Welcome to the Comparative Opinions podcast! This week, hosts Holly and David reflect on the albums that have come out so far this year – most of them really recently! – for bands they follow. In case they didn’t make it clear, the one they’re liking best so far is After Laughter by Paramore. What have you been listening to?
Long title, but it’s a bit of a complex idea… when you review or talk about someone and their work online, do you expect it to be seen? Say, like in this video?
Teens react to Linkin Park reacts to Teen React to Linkin Park!
The Fine Brothers have a few times now had the subjects of their React videos watch the React video… taking it next level to getting those original reactors to watch the reaction is just so meta.
But there’s also the attitude that the teens really never expected anything they said to be heard by Linkin Park. And really, that seems reasonable. There’s so many people saying so many things online, every day. Being found by interested readers or viewers is hard – think of every YouTube video you’ve ever seen where they ask you to like and subscribe to their channel. You’ve found them, and they don’t want to lose you.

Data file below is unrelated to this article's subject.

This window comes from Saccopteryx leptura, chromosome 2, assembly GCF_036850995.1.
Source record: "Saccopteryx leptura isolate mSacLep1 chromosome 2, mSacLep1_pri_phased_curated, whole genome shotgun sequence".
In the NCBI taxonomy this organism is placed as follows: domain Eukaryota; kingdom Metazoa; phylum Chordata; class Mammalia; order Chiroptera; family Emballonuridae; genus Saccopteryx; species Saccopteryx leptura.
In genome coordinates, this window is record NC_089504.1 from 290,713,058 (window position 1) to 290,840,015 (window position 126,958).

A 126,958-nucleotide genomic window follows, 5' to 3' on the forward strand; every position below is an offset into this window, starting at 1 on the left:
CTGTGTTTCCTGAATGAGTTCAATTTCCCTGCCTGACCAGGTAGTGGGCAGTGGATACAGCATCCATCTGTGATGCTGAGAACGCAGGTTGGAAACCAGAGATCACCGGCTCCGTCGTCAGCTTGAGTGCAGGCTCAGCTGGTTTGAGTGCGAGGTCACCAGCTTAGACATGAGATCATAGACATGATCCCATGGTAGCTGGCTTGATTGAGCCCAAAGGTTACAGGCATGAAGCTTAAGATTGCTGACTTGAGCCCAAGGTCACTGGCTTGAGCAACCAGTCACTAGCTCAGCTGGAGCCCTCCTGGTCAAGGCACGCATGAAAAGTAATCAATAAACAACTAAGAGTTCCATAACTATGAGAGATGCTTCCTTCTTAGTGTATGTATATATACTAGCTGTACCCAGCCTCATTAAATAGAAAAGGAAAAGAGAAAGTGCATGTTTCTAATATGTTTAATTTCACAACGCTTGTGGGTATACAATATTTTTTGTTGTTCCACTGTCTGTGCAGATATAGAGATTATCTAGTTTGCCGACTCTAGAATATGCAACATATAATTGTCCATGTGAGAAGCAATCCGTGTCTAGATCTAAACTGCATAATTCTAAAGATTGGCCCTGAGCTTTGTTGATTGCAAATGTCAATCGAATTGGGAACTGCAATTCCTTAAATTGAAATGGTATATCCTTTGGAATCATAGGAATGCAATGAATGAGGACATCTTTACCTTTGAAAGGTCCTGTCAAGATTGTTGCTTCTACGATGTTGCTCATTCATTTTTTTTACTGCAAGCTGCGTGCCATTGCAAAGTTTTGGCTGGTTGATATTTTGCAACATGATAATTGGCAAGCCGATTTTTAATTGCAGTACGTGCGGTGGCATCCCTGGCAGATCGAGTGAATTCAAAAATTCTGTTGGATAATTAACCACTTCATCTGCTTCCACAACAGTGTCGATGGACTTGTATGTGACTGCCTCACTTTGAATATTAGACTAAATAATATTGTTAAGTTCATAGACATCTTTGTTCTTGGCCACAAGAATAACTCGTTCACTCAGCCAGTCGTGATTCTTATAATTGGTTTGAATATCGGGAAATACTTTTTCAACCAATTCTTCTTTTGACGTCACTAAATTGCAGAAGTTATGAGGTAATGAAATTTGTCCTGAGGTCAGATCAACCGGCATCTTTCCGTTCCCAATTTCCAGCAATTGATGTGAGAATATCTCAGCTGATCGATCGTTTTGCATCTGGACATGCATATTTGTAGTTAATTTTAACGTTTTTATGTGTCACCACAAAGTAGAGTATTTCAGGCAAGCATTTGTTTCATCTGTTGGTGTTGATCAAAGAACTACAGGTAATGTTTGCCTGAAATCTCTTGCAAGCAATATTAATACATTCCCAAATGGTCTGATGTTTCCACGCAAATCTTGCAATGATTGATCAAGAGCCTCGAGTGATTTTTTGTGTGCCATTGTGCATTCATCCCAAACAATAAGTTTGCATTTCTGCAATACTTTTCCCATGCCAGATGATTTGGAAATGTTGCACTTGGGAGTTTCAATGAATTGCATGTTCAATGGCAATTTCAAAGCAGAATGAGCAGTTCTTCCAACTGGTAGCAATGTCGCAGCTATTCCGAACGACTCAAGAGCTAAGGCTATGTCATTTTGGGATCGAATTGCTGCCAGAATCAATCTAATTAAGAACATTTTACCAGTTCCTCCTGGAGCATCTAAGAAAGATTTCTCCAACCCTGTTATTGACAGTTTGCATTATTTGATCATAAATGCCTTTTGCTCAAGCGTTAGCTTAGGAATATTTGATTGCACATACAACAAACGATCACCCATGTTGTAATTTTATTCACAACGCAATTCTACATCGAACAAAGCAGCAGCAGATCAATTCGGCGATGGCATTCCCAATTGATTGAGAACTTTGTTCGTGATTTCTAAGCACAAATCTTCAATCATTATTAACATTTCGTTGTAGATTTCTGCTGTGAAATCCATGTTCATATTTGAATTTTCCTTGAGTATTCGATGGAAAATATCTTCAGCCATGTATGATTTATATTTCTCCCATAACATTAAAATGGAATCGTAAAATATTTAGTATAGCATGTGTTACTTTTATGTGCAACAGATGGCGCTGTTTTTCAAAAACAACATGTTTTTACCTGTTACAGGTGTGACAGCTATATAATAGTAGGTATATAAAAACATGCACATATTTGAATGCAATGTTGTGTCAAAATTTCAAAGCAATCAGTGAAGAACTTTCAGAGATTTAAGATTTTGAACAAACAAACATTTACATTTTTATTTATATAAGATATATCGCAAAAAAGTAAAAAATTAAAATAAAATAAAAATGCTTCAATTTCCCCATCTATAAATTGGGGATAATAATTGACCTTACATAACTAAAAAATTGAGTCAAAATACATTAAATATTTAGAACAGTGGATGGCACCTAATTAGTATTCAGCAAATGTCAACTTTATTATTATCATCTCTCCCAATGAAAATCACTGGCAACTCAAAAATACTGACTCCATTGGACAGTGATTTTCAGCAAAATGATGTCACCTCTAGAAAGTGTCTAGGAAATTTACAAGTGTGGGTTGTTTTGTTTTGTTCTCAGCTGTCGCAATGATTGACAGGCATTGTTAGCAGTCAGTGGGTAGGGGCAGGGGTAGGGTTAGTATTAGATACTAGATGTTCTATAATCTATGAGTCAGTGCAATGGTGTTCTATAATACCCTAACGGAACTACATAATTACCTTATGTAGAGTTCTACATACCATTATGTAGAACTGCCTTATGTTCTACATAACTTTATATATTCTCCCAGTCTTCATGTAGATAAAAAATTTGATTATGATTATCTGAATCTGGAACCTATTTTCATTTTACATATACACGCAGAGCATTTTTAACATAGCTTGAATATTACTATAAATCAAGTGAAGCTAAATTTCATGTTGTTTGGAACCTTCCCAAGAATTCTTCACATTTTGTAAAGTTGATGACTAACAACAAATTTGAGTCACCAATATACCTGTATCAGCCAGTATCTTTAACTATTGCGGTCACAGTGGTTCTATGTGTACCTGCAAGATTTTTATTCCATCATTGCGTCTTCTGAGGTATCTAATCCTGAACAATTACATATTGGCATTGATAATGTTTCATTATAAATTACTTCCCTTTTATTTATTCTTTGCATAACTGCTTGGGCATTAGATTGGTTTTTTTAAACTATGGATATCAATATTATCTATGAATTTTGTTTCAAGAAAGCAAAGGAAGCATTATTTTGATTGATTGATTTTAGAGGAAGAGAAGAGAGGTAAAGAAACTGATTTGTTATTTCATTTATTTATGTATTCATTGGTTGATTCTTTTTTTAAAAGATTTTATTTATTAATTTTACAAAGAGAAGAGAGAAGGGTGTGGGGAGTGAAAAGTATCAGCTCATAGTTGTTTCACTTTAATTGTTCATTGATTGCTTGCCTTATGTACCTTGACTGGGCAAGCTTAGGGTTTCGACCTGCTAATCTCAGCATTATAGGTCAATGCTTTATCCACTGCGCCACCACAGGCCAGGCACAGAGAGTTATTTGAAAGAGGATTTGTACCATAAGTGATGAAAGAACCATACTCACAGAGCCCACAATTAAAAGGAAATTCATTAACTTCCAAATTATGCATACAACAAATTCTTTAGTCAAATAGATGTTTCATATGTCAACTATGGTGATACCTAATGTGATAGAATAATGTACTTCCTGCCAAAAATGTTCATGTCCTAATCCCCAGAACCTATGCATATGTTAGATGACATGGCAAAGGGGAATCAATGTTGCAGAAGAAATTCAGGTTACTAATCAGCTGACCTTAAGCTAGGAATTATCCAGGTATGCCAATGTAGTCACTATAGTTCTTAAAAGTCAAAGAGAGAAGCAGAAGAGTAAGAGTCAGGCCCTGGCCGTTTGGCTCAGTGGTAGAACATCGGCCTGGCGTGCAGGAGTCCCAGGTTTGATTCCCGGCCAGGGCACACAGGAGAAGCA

Being noticed by the people you’re reviewing? It’s rare.
We’ve had it happen at times, with our site. Elliott Morgan did. Focus Features shared our review of The World’s End, that was cool. But other things we’ve done that seemed like they should get notice – say, using a hashtag – end up going unnoticed. You just never know.
So I get it – the teens thinking they could speak without the thought that they would be seen by the subject. Not just in this case, but really, all of the reactors in all of the react videos. Every once in a while, they’ll ask them a question like “if you could talk directly to” the subject of the video. But still, without the thought that they would actually see it.
Let me turn the question around to you, dear readers: when you’re putting your thoughts and opinions out online, do you do so thinking that the subject of your comments will see them? That your positive reviews might elicit joy in them? Your negative ones elicit defensiveness? In your social media, in your blog posts, in your YouTube videos and all the rest. What do you think?